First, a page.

The hardest word of prayer is always the first. It’s hard to start. “Our Father” is the hardest phrase of the Lord’s Prayer, but you can let it flow once you start. Once you are reminded that God is indeed your Father and that you are indeed his child, you can proceed, knowing that your words will be heard and that they will be answered.

Perhaps the next hardest words of the Lord’s Prayer are “Thy will be done.” They are, however, the most faith-filled words of the Lord’s Prayer. When we pray, “Thy will be done,” we more often than not pray against our own will. “Thy will be done” is akin to saying, “Whatever I have prayed for, whatever I have fretted over, whatever I have been anxious about, whatever I begged of you, dear Father, forget I even said it. If it is not according to your will.

“Your will in heaven is better than my will. What you desire is better than what I desire. You know more. You love more. You are wiser, and you are more compassionate. You know me better than I know me. You have my best interests in mind. I don’t. I might think I do, but I don’t. And it is not just because I do not have the perspective, experience, knowledge, and insight you do; it is because I am blinded by sin. I might have trouble believing it, but I know that your will is better than what I desire. So I’ll say it. I’ll pray it: ‘Thy will be done.’”

“Thy will be done” is the most faith-filled of all the petitions of the Lord’s Prayer.

But let’s be careful here. This does not mean that we should hold back our desires. We shouldn’t sanitize our words to the Father in a feeble attempt to make them sound pious and acceptable in his sight. First, he already knows what we want. So let it out. Ask for the brand new Corvette. Go ahead and ask. He already knows what you are thinking. There is no hiding your desires from him.

Your prayers are not what make you acceptable in his sight. You have already been made acceptable through the blood of Christ.

More importantly, your prayers are not what make you acceptable in his sight. You have already been made acceptable through the blood of Christ. The first words of the Lord’s Prayer is a reminder of your status before God. He is Father. More than that, he is your Father. You already enjoy a relationship of forgiveness and love. You are already his daughter or son. You are already cleansed in the blood of Christ. You are already a part of the family. You are already heirs of the riches of heaven.

So just let it out. Forget about your piety. There is no need to impress him. Forget about the grammar. Just speak. Don’t worry if your requests are right or not. He’ll give you the answer you need. Don’t worry about how the prayer sounds. You are not a street corner Pharisee showing off your righteousness to the world. Words of prayer are intimate words between Father and child. The problem with our prayer is not that we ask for too much, but that we ask for too little. As if God is too weak to handle our big concerns or as if he is too ignorant to know what we really desire.

And do not be afraid to lament, even complain. Again, he already knows what you are thinking anyway. Tell him that you are frustrated. Tell him that you are disappointed. Tell him that you are mad, even mad at him. He can take it. Like a child sitting on her father’s lap, pound your fists on his chest and scream, “Why?” And then feel his big burly arms wrap around you. Feel your face slowly pressed into his chest to muffle the cries in compassion as he tells you that it will be okay.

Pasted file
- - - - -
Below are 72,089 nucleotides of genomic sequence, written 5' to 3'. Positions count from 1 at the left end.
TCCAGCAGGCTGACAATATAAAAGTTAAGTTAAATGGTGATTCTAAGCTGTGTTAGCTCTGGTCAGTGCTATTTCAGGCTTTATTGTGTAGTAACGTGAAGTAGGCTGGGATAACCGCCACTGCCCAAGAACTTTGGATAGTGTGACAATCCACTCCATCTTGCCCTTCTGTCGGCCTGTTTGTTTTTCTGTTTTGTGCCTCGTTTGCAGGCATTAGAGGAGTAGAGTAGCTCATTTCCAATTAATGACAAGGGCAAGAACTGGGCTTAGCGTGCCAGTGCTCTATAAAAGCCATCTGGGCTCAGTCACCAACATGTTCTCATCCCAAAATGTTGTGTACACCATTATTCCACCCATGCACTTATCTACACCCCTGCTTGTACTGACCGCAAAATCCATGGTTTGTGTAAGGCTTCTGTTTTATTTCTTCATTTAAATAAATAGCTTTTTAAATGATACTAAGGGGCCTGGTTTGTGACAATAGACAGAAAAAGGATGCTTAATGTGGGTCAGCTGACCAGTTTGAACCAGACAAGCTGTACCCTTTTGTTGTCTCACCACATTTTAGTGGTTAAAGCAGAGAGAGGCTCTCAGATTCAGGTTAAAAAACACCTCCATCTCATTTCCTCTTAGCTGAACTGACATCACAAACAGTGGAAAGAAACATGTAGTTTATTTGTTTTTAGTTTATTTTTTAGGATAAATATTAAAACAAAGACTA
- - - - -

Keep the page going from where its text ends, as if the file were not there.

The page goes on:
Finally, prayer is for us. Parents don’t wait for infants to ask for food with the proper please and thank you before they feed their children. Good parents care for and love their children no matter what they say. Parents put the words of a loving relationship on the lips of their children. The mother instructs her little one to say, “I love you, Mommy,” not so that the mother will love the child, but so that the child knows that theirs is a relationship of trust. “You can trust me,” the mother is saying to the child when she teaches her to say, “Please” and “Thank you.”

Prayer is not an exercise in piety, nor is it a prerequisite for receiving God’s favor as if he only loves those who first ask.

The same can be said of the Lord’s Prayer and every other prayer we were taught. These prayers are for us. They teach us the grammar of faith and the grammar of love. They teach us to say the words of faith like, “Our Father” and “Thy will be done.” Prayer teaches us what is important and what is not through the many answers - both no and yes - we receive. Through it all, we are taught to trust.

Prayer is not an exercise in piety, nor is it a prerequisite for receiving God’s favor as if he only loves those who first ask. What father brings home a newborn from the hospital, places the car seat on the front porch, and says, “When you are ready to ask for our love, then we will let you into the family”? The Father in heaven doesn’t act this way either.

So just pray. Let it out. Pray, “Thy will be done,” knowing that he will always do what is right and good for you, even if you can’t figure it out, even if you do not understand it, even if the grammar is terrible, even if it is less than poetic, even if it is less than pious, and even if you don’t get the Corvette. Just let it out. He is teaching you to trust. He will do right by you because he is your Father.